India continues to reel from last week’s Mumbai attacks, and with the finger of blame pointed squarely at Pakistan tensions between the two nations are at their worst level since 2002. As the two nations rally support and prepare to position growing amounts of their armed forces to their already tense border, the United States is looking to defuse the situation.
And indeed, the US government has a strong interest in keeping relations between the two nuclear-armed nations relatively calm, as it pressures Pakistan to take an ever more aggressive role fighting militants along its long, porous border with Afghanistan. Pakistan appears unwilling to consider splitting its military between two fronts, and officials have said the more serious peril of the Indian military is its top priority. With most of Pakistan’s military already committed, the forces being sent to the Indian border must necessarily come out of Operation Lionheart, the joint US, Pakistani border campaign.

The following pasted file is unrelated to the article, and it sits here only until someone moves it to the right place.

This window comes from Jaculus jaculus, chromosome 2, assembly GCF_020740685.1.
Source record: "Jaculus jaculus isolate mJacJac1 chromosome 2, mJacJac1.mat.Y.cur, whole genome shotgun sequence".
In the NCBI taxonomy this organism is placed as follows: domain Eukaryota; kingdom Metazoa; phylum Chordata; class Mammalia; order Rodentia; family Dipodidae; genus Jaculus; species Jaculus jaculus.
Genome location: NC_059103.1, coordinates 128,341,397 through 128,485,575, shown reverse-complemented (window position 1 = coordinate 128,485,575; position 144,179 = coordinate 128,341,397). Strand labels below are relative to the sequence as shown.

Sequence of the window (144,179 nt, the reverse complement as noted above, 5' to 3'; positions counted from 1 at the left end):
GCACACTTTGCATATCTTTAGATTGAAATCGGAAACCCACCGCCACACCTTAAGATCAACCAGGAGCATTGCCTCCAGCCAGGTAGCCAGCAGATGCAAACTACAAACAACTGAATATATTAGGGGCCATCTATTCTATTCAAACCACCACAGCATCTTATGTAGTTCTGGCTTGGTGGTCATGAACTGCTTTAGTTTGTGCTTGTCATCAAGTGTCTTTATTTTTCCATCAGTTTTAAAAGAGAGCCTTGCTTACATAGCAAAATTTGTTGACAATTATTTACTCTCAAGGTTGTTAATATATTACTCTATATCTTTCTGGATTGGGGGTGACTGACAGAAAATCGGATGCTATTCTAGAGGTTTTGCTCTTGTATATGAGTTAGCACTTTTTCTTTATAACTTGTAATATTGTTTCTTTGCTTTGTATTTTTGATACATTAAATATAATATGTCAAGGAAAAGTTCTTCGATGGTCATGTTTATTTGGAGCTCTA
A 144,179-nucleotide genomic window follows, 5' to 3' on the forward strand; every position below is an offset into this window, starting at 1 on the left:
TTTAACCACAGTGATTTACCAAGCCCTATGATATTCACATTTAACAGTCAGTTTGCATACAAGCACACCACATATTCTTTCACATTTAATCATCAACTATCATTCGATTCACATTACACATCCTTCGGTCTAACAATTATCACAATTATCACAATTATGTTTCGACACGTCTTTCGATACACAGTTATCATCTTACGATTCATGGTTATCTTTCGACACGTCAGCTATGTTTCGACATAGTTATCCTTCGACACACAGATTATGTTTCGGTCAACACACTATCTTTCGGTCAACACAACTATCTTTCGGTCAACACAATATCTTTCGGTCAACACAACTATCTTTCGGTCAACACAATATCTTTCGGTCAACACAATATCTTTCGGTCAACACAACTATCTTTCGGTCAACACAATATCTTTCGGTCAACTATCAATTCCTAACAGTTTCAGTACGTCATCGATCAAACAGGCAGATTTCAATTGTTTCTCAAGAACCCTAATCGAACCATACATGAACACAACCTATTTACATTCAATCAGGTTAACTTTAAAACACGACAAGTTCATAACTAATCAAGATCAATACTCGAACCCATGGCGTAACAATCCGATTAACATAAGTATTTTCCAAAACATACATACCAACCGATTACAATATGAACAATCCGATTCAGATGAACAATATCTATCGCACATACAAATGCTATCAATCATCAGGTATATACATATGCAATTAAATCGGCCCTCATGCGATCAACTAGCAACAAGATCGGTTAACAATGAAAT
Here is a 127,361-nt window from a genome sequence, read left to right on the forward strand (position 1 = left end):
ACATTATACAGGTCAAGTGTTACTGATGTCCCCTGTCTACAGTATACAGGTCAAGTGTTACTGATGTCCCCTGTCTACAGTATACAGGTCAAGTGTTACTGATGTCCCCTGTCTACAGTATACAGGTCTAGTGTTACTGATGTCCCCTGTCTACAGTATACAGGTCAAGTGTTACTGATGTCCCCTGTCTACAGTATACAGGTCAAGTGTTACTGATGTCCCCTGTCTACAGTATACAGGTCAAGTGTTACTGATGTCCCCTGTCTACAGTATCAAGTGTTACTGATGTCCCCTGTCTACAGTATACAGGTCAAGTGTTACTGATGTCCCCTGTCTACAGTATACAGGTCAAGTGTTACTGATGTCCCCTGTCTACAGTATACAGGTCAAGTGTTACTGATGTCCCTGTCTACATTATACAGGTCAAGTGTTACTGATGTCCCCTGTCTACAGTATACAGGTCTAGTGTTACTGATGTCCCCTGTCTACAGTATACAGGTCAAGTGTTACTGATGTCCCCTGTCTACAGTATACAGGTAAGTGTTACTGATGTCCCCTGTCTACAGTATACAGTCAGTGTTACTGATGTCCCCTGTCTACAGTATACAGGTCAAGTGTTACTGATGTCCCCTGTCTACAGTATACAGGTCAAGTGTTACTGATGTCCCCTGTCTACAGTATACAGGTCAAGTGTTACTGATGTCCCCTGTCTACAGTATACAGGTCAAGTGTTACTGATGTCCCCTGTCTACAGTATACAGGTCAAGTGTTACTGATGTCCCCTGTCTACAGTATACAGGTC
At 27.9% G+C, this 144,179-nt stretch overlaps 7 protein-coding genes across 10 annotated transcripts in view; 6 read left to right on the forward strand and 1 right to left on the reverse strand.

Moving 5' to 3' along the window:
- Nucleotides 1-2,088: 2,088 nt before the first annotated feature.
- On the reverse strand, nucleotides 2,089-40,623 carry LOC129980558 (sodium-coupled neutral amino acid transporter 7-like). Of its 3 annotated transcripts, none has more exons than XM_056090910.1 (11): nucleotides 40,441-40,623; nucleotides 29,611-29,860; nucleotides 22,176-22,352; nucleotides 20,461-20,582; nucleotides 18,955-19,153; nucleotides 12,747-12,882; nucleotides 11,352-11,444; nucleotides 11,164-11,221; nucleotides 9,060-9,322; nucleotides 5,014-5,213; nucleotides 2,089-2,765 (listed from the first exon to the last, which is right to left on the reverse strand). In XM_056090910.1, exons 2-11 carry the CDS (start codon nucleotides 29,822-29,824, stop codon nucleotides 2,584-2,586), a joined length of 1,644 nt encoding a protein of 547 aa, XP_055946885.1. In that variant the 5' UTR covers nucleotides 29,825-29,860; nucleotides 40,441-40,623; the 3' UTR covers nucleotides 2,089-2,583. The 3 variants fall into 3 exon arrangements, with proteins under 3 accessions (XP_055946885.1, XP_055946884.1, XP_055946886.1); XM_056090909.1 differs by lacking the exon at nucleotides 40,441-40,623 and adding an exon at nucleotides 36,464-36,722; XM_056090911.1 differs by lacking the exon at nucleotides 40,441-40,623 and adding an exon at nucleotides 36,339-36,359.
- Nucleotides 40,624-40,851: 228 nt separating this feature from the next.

But the ability of the US to manage ties between the two nations is in growing doubt. Domestically, India’s government is under increasing pressure to respond forcefully after the latest attack. Beyond that, the credibility of the US in arguing for a measured response to perceived terrorist threats in Pakistan is severely hampered by its repeated unilateral strikes over the public objections of the Pakistani government. Though Pakistan seems largely resigned to the continued US strikes, it seems unlikely to give the same benefit of the doubt to long-time rival India, making the situation a growing concern.
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